But seriously, I enjoyed the book much more than I thought I would - although I have to admit skipping the sections on stuff like Throbbing Gristle and industrial music. TG seemed old hat and pointlessly peripheral at the time and having been forced to 'study' them at art school (and, yes, it really *is* all wank, for those who haven't had the dubious privilege...) I rather think I've made my contribution. Although I suppose they *did* call for the canonization of Brian Jones...Reynolds is ultimately unsure as to whether the time he's spent obsessively following the twists and turns of the music that's arrived in the wake of punk might have been spent doing something more worthwhile. I guess we could all say the same though.


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12 comments:

  1. Awight, Bobster?

    In answer to your question back in August as to my whereabouts, I have no idea.

    Absolutely none.

    Expect a burst of feverish activity in the next few days followed by another long, dark night of the soul.

    Bangin'!
    LdP

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  2. It's no good, you won't stop us playing those classic Scritti albums. "I was like an industry, depressed and in decline."

    Me and a friend chose a new band each to see which one would make it big. He chose ABC, I chose Haircut 100. Heady days.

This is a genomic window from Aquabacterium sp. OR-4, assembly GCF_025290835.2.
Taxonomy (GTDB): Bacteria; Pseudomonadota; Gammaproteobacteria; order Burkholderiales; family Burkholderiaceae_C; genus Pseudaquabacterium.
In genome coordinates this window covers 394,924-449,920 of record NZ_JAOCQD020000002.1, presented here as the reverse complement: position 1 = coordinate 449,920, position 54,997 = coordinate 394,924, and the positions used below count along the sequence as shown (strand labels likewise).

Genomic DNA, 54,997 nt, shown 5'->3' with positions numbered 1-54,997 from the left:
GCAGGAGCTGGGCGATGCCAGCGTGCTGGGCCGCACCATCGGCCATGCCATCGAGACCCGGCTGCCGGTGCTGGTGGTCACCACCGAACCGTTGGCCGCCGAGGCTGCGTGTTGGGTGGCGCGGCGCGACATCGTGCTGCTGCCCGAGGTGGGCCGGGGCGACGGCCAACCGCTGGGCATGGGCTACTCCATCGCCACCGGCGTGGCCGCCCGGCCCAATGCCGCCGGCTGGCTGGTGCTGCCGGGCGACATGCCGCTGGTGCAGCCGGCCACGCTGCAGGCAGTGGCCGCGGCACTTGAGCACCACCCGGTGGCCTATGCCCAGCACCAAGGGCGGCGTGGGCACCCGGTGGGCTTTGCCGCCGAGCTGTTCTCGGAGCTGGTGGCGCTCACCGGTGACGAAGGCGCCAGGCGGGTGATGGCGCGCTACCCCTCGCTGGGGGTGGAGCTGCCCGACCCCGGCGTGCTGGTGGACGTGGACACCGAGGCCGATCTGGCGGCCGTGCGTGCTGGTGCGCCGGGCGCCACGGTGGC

I still prefer the Haircuts.

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  3. Any chance of a Bobcast Robert for old cunts like me who got left behind? "Going Down the Sperm Bank Four Quid a Wank" sounds like my kind of thing.

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  4. Brilliant writing Bobster. Interesting that you mention the memorabilia from the era. I wonder what makes the music and the objets d'art/pop 'last' in that way. Like you say, buying into some kind of fad and being manipulated could be part of it. But, also, I wonder how much of it is also linked to the 'art' of Westwood? Those articles of clothing were works of art and beautifully made. Westwood relentlessly searched for the finest details (buttons, ribbons and authentic fabrics). They were fine clothes, which would last. She's even buying them back from fans herself.

    Frankie weren't so much icons or revolutionaries as The Sex Pistols - they had a great song, which challenged sexuality and captured a fear of sex, which was prevalent at the time. Interesting similarities to Lydon as well...Johnson challenged the idea of the male and the performer. There is a playful, yet extremely powerful aura to them both. Although I think Lydon had the edge. And there was a look in both of their faces, which was saying, 'Just try me, go on.' I liked that defiance about both of them. And, of course, the link with the 'banned' (band). I was playing 'Anarchy' in a lesson a few months back and I thought, this actually sounds soft now. But incredible as well.